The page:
A gentle challenge—and invitation—to the critics of our recent immigration editorial.I have been following this discussion and have been disturbed by the rhetoric that pervades this issue. It is even more disturbing when Christians, who should know better, adopt the same rhetorical style as those whose motivations are purely ideological.
by Mark Galli, managing editor of Christianity Today
"We expected a fair amount of criticism for portraying sympathetically the plight of immigrants in "Blessed are the Courageous." We did not expect one complaint to be repeated in nearly every email:
'Your article "Blessed Are the Courageous" misses the point. People, regardless of their beliefs, nationality, good or bad are illegal if they do not follow the law to enter the country. If we are a nation where the rule of law is supreme, then it is wrong to only obey the laws we believe in, and disobey those we don't.'
Since nearly every critic expressed this exact sentiment, we thought some clarifications were in order, as well as a challenge for our law-and-order brothers and sisters. While legislation has been temporarily scuttled, we nonetheless want to encourage conversation about issues surrounding immigration...."
Christianity Today is not condoning lawlessness, nor is it minimizing the very real issues of social services that are stretched to their limits, but it is promoting Christian love toward those whose desperation drives them to seek a better life. This editorial goes on to point out some uncomfortable facts to any who see the law as "supreme":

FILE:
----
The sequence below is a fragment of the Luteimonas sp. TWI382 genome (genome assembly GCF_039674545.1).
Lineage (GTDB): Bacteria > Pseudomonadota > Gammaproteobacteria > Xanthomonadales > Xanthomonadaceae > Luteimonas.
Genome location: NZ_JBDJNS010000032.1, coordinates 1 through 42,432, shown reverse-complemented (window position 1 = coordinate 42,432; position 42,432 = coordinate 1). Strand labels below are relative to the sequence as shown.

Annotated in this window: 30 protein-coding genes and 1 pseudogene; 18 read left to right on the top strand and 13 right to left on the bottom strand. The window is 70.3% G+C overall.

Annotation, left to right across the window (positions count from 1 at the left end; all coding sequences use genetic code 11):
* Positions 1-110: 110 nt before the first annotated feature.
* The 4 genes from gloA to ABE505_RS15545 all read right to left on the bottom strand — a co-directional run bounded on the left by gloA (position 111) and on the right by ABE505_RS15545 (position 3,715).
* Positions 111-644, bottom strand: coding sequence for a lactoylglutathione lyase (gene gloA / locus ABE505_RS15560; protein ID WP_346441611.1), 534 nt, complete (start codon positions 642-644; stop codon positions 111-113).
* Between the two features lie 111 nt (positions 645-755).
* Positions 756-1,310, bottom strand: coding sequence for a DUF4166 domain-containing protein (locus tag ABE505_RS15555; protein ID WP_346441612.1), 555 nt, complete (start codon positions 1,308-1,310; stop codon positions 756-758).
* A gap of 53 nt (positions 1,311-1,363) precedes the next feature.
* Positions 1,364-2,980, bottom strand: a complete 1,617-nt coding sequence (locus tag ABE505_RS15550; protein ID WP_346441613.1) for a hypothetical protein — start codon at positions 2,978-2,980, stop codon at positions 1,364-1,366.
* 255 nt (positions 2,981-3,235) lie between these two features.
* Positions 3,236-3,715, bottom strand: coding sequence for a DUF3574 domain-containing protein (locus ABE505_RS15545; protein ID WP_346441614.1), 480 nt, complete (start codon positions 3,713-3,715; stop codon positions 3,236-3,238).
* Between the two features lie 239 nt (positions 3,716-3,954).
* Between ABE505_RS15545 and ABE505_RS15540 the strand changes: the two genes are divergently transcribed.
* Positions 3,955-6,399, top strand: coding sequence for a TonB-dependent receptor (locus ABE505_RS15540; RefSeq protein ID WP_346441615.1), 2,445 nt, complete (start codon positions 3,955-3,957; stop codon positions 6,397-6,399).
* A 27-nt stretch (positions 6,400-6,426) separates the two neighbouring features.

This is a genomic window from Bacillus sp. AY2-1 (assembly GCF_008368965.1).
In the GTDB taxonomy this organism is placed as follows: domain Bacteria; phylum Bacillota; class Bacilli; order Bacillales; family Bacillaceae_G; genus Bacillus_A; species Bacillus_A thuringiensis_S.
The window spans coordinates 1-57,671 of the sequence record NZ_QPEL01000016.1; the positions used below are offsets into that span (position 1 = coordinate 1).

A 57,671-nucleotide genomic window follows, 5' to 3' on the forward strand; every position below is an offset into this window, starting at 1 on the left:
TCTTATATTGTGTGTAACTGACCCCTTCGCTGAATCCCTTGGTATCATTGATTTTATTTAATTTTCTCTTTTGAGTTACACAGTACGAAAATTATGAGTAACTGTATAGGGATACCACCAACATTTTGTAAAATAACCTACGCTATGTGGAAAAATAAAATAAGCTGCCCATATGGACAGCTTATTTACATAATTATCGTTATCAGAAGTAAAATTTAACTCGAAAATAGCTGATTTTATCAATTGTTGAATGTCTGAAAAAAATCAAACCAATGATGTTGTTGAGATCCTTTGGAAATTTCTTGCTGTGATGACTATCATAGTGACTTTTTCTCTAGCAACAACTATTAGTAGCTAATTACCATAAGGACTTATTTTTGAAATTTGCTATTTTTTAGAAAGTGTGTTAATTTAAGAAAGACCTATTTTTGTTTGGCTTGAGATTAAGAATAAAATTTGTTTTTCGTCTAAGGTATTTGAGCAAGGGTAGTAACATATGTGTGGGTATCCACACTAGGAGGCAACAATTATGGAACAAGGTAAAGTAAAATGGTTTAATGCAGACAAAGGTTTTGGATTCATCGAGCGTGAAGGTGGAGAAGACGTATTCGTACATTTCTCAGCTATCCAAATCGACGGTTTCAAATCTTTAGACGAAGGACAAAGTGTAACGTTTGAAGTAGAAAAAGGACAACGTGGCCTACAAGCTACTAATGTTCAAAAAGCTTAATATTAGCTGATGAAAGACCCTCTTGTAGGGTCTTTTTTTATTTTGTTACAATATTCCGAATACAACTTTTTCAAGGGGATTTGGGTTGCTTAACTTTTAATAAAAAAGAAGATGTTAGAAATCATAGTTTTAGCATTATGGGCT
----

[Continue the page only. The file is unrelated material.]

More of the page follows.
"...This is nothing less than a biblical principle, as witnessed in Daniel's determination to worship his God despite "the laws of the Medes and Persians," in Rahab's betrayal of her people to help Israeli spies, in Jesus' unwillingness to submit to Sabbath laws when they harmed people, in the early apostles' refusal to cease preaching despite the authorities' command. As Peter put it to them, "Judge for yourselves whether it is right in God's sight to obey you rather than God" (Acts 4:19). In each instance, the law of man was superceded by the law of love—of God and of neighbor...."
We seem to have forgotten that we ALL are of immigrant stock -- even Native Americans. We are here because our ancestors sought a better life. We seem also to have forgotten that our nation was founded in a massive (and bloody) act of civil disobedience -- because the law was unjust.
Christianity Today has shown considerable courage itself in speaking clearly to us in ways that do not resonate with the public at large, let alone many Christians.
Perhaps a little Christian compassion and mercy ought to temper our desire to uphold the law.
Technorati tags: religion, justice, immigration